Problem UART COMUNICATION ATMEGA328P-ESP8266-01

Go To Last Post
15 posts / 0 new
Author
Message
#1
  • 1
  • 2
  • 3
  • 4
  • 5
Total votes: 0

Hello everyone,

I am an absolute beginner of programming AVR microcontrollers. My programming equipment is based on Atmel Studio IDE combined with the ATMEL-ICE programmer. I am writing to you, not just to start being part of this community, but because I am trying to make some more complex and useful experiments. 
Problems I'm facing are related to the communication of an ATMEGA328P-PU with a WI-FI module ESP8266-01 via UART .I post some pictures, very simplified, which represent the circuit and the connections between ESP8266-01 and the micro Atmega328P. In the diagram, I have eliminated all that is necessary to allow the ATMEL-ICE programmer to load the executable into the micro. The ESP8266 module is equipped with the following pinout: TXD, RXD, VCC, CH_PD, GPIO_0, GPIO_2, RSTn. The module must be powered with 3.3V and also the RXD channel must receive a voltage of 3.3V. To allow the RXD to receive a voltage of 3.3V from the TXD pin of the Atmega328p, a small voltage divider has been realized with two resistors: one with 10KOhm and one with 20KOhm. The TXD channel of the WIFI module is connected directly to the PD0 (RXD) of the ATMel328P.In the images, you see the power represented by conventional batteries, but in reality, I use a 9V power supply that is transformed by a breadboard power supply module capable of delivering voltages of 5V and 3.3V. The WIFI module turns on, but the problem occurs during serial communication through UART port.

In addition I set the microcontroller to work with the internal clock at 8Mhz.
In your opinion, are the connections wrong? I publish the code, which for honesty is taken from useful publications on the internet, and only adapted since it was conceived for the Atmega16. I changed the reference to some registers and bits. I realize that I pose a vast and challenging question at a distance. The main problem is why the begin () method remains hanging indefinitely. In response to the answer, assuming that it is a real answer, not knowing if and what was received by the WIFI module that never finds correspondence with the string that represents the answer of "OK". Lacking of skill and experience, I have tried to make some debugging attempts, but in fact the values that come back are fundamentally improper. I ask you, with utmost gratitude, support, advice on how to solve these problems, or how to approach the integration of a WIFI module in a circuit that mounts a standalone ATMEL microcontroller.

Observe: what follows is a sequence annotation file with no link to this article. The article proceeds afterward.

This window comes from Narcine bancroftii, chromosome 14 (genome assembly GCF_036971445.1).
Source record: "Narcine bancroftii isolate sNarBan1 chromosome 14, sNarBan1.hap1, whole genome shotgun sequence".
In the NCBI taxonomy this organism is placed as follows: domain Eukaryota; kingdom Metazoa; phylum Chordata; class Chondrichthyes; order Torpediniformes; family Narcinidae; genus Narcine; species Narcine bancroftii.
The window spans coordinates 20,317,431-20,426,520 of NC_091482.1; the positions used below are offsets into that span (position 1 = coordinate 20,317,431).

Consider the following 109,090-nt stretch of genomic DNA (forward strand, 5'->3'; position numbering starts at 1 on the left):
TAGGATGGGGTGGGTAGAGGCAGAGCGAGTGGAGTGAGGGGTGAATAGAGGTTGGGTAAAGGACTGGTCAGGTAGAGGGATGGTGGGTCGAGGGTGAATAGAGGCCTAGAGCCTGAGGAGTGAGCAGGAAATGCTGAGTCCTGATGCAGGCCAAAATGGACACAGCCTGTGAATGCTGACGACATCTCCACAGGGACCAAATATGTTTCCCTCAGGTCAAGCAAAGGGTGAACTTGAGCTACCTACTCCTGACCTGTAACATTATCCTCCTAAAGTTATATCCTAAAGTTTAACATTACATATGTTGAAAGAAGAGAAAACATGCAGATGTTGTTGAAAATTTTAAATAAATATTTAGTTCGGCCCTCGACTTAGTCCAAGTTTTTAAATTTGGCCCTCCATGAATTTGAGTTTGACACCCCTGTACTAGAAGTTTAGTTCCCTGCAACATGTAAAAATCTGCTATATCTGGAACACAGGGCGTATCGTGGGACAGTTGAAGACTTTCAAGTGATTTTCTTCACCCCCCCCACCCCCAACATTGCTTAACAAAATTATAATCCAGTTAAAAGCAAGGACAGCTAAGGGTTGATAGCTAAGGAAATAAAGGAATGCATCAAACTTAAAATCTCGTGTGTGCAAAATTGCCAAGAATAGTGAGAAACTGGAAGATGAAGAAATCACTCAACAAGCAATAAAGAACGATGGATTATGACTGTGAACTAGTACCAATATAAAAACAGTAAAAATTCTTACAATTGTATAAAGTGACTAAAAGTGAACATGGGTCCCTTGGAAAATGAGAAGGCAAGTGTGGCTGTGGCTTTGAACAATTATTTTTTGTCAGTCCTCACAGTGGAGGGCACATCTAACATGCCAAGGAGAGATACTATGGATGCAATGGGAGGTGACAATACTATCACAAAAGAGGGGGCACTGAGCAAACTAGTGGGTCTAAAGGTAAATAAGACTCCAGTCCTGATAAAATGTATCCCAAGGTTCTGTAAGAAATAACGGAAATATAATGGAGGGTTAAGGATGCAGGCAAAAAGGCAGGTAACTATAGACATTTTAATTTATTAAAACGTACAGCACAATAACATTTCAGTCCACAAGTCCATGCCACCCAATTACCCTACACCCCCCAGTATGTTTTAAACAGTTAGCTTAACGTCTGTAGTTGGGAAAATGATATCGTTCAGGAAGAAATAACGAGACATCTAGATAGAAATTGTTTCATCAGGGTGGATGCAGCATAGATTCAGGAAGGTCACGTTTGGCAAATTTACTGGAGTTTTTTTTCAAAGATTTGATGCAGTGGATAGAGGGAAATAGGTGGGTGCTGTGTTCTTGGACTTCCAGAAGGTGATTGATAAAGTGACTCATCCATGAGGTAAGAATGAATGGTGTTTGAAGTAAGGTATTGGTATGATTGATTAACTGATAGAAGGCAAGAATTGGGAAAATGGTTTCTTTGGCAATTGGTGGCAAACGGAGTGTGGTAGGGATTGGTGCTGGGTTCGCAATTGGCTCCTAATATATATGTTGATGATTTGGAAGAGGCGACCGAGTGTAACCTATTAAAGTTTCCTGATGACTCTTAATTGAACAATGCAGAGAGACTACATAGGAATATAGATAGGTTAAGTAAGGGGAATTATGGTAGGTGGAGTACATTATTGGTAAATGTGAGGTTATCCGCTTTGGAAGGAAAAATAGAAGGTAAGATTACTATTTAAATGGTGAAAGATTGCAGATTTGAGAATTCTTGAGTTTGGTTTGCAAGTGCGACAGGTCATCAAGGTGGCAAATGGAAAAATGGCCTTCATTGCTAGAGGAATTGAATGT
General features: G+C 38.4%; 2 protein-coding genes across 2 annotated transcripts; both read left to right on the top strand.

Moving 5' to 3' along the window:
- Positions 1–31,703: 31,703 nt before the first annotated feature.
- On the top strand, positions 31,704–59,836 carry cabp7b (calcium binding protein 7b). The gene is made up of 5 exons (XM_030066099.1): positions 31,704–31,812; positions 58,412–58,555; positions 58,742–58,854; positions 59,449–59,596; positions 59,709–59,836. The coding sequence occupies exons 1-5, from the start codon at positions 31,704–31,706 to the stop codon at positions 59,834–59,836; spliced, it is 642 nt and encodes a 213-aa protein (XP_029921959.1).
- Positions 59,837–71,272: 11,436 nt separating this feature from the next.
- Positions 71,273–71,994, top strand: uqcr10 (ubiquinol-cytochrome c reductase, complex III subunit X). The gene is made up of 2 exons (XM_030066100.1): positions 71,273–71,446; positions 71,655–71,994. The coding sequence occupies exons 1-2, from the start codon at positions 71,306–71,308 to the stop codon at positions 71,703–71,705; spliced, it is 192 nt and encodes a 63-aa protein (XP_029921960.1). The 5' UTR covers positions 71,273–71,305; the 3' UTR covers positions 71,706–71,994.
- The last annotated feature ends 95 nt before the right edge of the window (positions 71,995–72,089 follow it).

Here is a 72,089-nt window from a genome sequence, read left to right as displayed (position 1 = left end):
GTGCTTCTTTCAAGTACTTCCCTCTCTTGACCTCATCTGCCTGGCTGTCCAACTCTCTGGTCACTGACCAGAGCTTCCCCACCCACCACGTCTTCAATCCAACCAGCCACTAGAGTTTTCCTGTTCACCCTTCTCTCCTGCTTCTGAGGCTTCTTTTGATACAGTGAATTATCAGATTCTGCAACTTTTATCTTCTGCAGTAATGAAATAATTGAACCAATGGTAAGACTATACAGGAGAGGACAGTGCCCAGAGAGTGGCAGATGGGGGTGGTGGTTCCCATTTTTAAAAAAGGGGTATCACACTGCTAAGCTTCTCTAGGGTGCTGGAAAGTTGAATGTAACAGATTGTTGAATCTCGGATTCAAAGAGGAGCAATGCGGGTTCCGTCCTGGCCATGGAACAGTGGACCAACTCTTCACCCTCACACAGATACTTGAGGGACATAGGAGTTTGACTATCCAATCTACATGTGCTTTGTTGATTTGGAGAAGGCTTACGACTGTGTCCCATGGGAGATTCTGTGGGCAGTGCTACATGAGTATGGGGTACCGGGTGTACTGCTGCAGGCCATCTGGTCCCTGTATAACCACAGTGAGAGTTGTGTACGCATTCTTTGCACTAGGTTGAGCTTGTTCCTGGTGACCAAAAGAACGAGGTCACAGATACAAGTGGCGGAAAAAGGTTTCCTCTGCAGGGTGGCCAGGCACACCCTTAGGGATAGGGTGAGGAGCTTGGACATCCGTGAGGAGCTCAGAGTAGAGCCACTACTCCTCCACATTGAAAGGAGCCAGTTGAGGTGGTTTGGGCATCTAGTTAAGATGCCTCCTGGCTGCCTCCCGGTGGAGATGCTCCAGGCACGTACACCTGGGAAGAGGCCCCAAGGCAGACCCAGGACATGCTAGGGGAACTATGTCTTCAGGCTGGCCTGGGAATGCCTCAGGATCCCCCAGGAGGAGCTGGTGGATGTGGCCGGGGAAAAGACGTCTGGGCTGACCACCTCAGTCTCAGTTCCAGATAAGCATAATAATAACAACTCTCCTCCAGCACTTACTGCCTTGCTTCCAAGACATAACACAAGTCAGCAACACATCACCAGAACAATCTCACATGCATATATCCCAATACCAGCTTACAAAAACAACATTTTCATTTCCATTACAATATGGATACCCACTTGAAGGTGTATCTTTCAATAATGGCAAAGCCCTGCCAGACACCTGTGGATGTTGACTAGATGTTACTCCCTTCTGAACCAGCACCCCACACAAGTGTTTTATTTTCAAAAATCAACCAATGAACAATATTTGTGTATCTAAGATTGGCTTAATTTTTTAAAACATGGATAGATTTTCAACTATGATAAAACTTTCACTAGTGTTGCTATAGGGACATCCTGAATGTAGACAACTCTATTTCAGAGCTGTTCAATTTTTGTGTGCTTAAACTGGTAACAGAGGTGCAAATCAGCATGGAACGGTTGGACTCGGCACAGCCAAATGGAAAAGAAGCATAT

Thank you very much

Attachment(s): 

Last Edited: Sun. Dec 16, 2018 - 10:46 PM
  • 1
  • 2
  • 3
  • 4
  • 5
Total votes: 0

Sorry but how is this an ARM related question? Maybe I'm missing it, otherwise we need to move the thread.

John Samperi

Ampertronics Pty. Ltd.

www.ampertronics.com.au

* Electronic Design * Custom Products * Contract Assembly

  • 1
  • 2
  • 3
  • 4
  • 5
Total votes: 0

I'm sorry, surely I wrong. I did not realize that section is specific for ARM MCU. Could you please indicate to me which is the more appropriate section. I am not sure that problem I am facing is strictly a hardware issue or software. Considering this doubt which section, for AVR MCU, do you suggest?
I'm sorry for the mistake.
Thank you so much

 

Bye

  • 1
  • 2
  • 3
  • 4
  • 5
Total votes: 0

I'll move it for you.

John Samperi

Ampertronics Pty. Ltd.

www.ampertronics.com.au

* Electronic Design * Custom Products * Contract Assembly

  • 1
  • 2
  • 3
  • 4
  • 5
Total votes: 0

Dear,

thank you so much and sorry again!

 

 

  • 1
  • 2
  • 3
  • 4
  • 5
Total votes: 0

No crystal or resonator for the mega328 - you'll most likely have communication problems. Look at the Arduino uno schematics.

 

No capacitors - the mega328 wont be happy and the EP8266 is even more demanding. You've eliminated too much!

  • 1
  • 2
  • 3
  • 4
  • 5
Total votes: 0

The first thing to do is run the AVR at 3.3v to eliminate the level differences.

Than you will need a xtal or resonator to provide an accurate and stable clock source for the AVR needed for successful serial comms, I would suggest one of the baud rate friendly ones like 7.3728MHz.

Now it is much easier to work with only one unknown at a time, so use a USBSerial TTL cable and connect to the TXD/RXD/GND pins of the AVR and get it working first,

before you add in the ESP8266 module, let the PC act as the target first so you can troubleshoot your comm issues.